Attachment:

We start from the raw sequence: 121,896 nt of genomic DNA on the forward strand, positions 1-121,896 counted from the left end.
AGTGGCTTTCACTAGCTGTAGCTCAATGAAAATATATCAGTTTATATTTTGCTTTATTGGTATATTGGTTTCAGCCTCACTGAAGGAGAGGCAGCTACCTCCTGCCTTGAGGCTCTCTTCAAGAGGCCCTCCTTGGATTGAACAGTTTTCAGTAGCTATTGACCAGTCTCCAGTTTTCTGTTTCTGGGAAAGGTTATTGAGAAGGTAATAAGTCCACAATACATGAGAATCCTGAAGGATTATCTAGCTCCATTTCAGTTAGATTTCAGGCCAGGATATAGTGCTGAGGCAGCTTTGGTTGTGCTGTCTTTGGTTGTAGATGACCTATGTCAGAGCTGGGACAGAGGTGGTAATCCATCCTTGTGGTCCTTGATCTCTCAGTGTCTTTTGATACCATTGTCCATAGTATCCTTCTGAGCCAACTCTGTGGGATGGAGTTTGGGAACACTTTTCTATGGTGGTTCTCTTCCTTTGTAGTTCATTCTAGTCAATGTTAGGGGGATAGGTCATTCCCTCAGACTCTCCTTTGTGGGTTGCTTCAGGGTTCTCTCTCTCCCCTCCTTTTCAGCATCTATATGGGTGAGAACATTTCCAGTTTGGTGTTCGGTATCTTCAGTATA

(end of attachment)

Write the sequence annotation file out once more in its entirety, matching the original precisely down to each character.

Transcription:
We start from the raw sequence: 121,896 nt of genomic DNA on the forward strand, positions 1-121,896 counted from the left end.
AGTGGCTTTCACTAGCTGTAGCTCAATGAAAATATATCAGTTTATATTTTGCTTTATTGGTATATTGGTTTCAGCCTCACTGAAGGAGAGGCAGCTACCTCCTGCCTTGAGGCTCTCTTCAAGAGGCCCTCCTTGGATTGAACAGTTTTCAGTAGCTATTGACCAGTCTCCAGTTTTCTGTTTCTGGGAAAGGTTATTGAGAAGGTAATAAGTCCACAATACATGAGAATCCTGAAGGATTATCTAGCTCCATTTCAGTTAGATTTCAGGCCAGGATATAGTGCTGAGGCAGCTTTGGTTGTGCTGTCTTTGGTTGTAGATGACCTATGTCAGAGCTGGGACAGAGGTGGTAATCCATCCTTGTGGTCCTTGATCTCTCAGTGTCTTTTGATACCATTGTCCATAGTATCCTTCTGAGCCAACTCTGTGGGATGGAGTTTGGGAACACTTTTCTATGGTGGTTCTCTTCCTTTGTAGTTCATTCTAGTCAATGTTAGGGGGATAGGTCATTCCCTCAGACTCTCCTTTGTGGGTTGCTTCAGGGTTCTCTCTCTCCCCTCCTTTTCAGCATCTATATGGGTGAGAACATTTCCAGTTTGGTGTTCGGTATCTTCAGTATA